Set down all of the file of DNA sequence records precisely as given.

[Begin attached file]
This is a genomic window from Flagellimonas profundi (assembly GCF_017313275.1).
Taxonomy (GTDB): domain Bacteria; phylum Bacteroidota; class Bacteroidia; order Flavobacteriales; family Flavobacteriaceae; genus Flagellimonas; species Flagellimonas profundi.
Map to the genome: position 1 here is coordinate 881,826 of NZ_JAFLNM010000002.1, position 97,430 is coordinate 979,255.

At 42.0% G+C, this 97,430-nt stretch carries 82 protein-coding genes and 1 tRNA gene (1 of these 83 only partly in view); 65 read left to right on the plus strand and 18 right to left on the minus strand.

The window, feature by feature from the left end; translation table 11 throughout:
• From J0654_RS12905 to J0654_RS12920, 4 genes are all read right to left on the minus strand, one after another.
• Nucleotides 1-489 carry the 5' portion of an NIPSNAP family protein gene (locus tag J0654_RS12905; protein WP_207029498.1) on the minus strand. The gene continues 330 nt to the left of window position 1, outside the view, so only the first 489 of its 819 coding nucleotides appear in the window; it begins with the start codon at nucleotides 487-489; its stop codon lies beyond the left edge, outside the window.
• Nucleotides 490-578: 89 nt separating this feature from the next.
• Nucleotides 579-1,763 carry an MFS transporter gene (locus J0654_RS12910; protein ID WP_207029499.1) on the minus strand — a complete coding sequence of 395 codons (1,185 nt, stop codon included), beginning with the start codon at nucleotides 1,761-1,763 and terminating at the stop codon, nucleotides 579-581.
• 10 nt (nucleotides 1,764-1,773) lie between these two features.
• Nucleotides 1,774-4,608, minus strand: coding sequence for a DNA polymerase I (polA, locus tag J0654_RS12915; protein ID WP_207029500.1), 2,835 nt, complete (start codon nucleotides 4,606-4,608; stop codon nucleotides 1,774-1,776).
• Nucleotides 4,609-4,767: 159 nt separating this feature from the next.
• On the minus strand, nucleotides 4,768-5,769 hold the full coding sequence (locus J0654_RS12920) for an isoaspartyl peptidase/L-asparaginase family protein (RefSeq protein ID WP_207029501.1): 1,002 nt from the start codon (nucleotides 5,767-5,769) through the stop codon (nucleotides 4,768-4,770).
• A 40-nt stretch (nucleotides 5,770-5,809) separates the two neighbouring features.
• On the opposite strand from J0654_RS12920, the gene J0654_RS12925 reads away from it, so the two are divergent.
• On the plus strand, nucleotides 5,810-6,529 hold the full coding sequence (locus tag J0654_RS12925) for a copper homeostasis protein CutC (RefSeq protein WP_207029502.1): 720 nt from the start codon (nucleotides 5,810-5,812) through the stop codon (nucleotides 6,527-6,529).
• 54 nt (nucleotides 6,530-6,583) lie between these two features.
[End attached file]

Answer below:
This is a genomic window from Flagellimonas profundi (assembly GCF_017313275.1).
Taxonomy (GTDB): domain Bacteria; phylum Bacteroidota; class Bacteroidia; order Flavobacteriales; family Flavobacteriaceae; genus Flagellimonas; species Flagellimonas profundi.
Map to the genome: position 1 here is coordinate 881,826 of NZ_JAFLNM010000002.1, position 97,430 is coordinate 979,255.

At 42.0% G+C, this 97,430-nt stretch carries 82 protein-coding genes and 1 tRNA gene (1 of these 83 only partly in view); 65 read left to right on the plus strand and 18 right to left on the minus strand.

The window, feature by feature from the left end; translation table 11 throughout:
• From J0654_RS12905 to J0654_RS12920, 4 genes are all read right to left on the minus strand, one after another.
• Nucleotides 1-489 carry the 5' portion of an NIPSNAP family protein gene (locus tag J0654_RS12905; protein WP_207029498.1) on the minus strand. The gene continues 330 nt to the left of window position 1, outside the view, so only the first 489 of its 819 coding nucleotides appear in the window; it begins with the start codon at nucleotides 487-489; its stop codon lies beyond the left edge, outside the window.
• Nucleotides 490-578: 89 nt separating this feature from the next.
• Nucleotides 579-1,763 carry an MFS transporter gene (locus J0654_RS12910; protein ID WP_207029499.1) on the minus strand — a complete coding sequence of 395 codons (1,185 nt, stop codon included), beginning with the start codon at nucleotides 1,761-1,763 and terminating at the stop codon, nucleotides 579-581.
• 10 nt (nucleotides 1,764-1,773) lie between these two features.
• Nucleotides 1,774-4,608, minus strand: coding sequence for a DNA polymerase I (polA, locus tag J0654_RS12915; protein ID WP_207029500.1), 2,835 nt, complete (start codon nucleotides 4,606-4,608; stop codon nucleotides 1,774-1,776).
• Nucleotides 4,609-4,767: 159 nt separating this feature from the next.
• On the minus strand, nucleotides 4,768-5,769 hold the full coding sequence (locus J0654_RS12920) for an isoaspartyl peptidase/L-asparaginase family protein (RefSeq protein ID WP_207029501.1): 1,002 nt from the start codon (nucleotides 5,767-5,769) through the stop codon (nucleotides 4,768-4,770).
• A 40-nt stretch (nucleotides 5,770-5,809) separates the two neighbouring features.
• On the opposite strand from J0654_RS12920, the gene J0654_RS12925 reads away from it, so the two are divergent.
• On the plus strand, nucleotides 5,810-6,529 hold the full coding sequence (locus tag J0654_RS12925) for a copper homeostasis protein CutC (RefSeq protein WP_207029502.1): 720 nt from the start codon (nucleotides 5,810-5,812) through the stop codon (nucleotides 6,527-6,529).
• 54 nt (nucleotides 6,530-6,583) lie between these two features.